SCHLEICH Cristian Eric
Source Odor, Intensity, and Exposure Pattern Affect Antipredatory Responses in the Subterranean Rodent Ctenomys talarum
BRACHETTA, VALENTINA; SCHLEICH, C.E.; ZENUTO, R.R.
WILEY-BLACKWELL PUBLISHING, INC
Lugar: Londres; Año: 2016 vol. 122 p. 923 - 923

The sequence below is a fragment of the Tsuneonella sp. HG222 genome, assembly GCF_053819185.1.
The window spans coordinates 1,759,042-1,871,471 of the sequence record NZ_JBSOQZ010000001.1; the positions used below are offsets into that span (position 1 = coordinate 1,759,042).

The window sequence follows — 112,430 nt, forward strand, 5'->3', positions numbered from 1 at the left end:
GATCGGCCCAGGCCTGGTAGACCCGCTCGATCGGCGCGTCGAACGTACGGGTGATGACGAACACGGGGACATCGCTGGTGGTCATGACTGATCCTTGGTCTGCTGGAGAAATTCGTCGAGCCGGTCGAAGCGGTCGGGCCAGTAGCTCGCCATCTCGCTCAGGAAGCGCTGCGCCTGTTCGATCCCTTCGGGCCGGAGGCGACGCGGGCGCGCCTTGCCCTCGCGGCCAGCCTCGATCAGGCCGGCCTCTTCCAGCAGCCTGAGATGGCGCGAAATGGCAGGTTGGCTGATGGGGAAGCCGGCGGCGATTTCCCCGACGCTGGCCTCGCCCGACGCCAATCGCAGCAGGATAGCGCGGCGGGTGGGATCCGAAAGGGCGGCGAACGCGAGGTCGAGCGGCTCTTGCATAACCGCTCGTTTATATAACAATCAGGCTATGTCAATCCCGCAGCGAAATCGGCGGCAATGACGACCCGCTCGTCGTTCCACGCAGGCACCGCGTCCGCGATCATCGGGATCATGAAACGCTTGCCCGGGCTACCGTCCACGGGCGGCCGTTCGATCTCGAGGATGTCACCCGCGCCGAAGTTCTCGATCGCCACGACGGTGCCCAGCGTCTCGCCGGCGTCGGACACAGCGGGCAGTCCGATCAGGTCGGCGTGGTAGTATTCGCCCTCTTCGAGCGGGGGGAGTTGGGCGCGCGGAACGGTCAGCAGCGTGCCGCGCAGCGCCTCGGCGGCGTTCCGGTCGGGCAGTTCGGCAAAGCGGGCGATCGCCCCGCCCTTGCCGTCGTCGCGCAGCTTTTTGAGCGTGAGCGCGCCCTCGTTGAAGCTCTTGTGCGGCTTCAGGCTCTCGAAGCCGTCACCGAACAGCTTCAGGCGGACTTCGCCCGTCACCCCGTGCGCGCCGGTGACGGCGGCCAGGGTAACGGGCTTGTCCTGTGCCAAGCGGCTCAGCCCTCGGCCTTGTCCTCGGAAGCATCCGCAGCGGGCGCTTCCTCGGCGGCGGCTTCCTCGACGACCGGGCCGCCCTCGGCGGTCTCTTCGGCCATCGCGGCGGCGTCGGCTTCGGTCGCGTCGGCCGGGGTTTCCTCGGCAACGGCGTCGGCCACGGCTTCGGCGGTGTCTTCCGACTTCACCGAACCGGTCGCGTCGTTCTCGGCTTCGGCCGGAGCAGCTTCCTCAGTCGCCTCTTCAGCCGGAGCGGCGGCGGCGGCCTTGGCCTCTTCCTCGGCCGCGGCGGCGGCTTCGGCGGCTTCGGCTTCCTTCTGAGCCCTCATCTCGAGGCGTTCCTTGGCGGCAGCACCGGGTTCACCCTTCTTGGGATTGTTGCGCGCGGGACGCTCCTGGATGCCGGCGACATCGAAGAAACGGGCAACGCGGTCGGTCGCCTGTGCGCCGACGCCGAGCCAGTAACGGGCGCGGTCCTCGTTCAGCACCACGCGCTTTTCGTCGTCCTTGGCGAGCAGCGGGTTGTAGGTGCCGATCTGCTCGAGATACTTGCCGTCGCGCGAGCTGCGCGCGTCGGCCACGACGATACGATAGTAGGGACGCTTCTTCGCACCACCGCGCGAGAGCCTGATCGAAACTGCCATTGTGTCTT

Predation is a strong selective force, and prey species may show specific adaptations that allow recognition, avoidance, and defense against predators. Facing a situation of predatory risk, anxiety constitutes a reaction of adaptive value, allowing to evaluate the potential risk of this encounter as well as to generate a physiological and behavioral response. Previous studies in the subterranean rodent Ctenomys talarum revealed that exposure to predator odors (urine or fur) generates an anxiety state and induces behavioral changes. However, no differences between the responses generated by both odor sources were observed, although fur odors may indicate a higher level of predatory immanence. Therefore, the aim of this study was to evaluate the behavioral and physiological responses of C. talarum to different intensities of predator odors (urine and fur) and to the repeated exposition to the same odorous stimulus. When comparing the highest behavioral effects elicited by both predatory odors on C. talarum, our study supports the assumption that fur odors are more anxiogenic than urine, while the former provoked significant changes in the distance traveled, the number of arm entries and time in transparent arms in the elevated plus maze; cat urine only caused slight changes on those behavioral parameters. Furthermore, we also found that the intensity of natural predator odor presented to tuco-tucos has a role on the appearance of defensive behaviors, although an amount-dependent relationship between predator odor and anxiety levels was not observed. Finally, while individuals exposed for 1 day to fur odor displayed an evident anxiety state, those exposed repeatedly for 5 consecutive days did not differ with the control group in their behavioral response, indicating a clear habituation to the predatory cue. In our intensity and habituation experiments, we did not find differences in the measured physiological parameters among control individuals, exposed to different cues intensity (urine and fur odor) and exposed only once or for 5 days to fur odor. These results provide valuable evidence that the types of predatory odor, along with the frequency of exposition, are important determinants of the appearance, strength, and extinction of defensive behaviors in the subterranean rodent C. talarum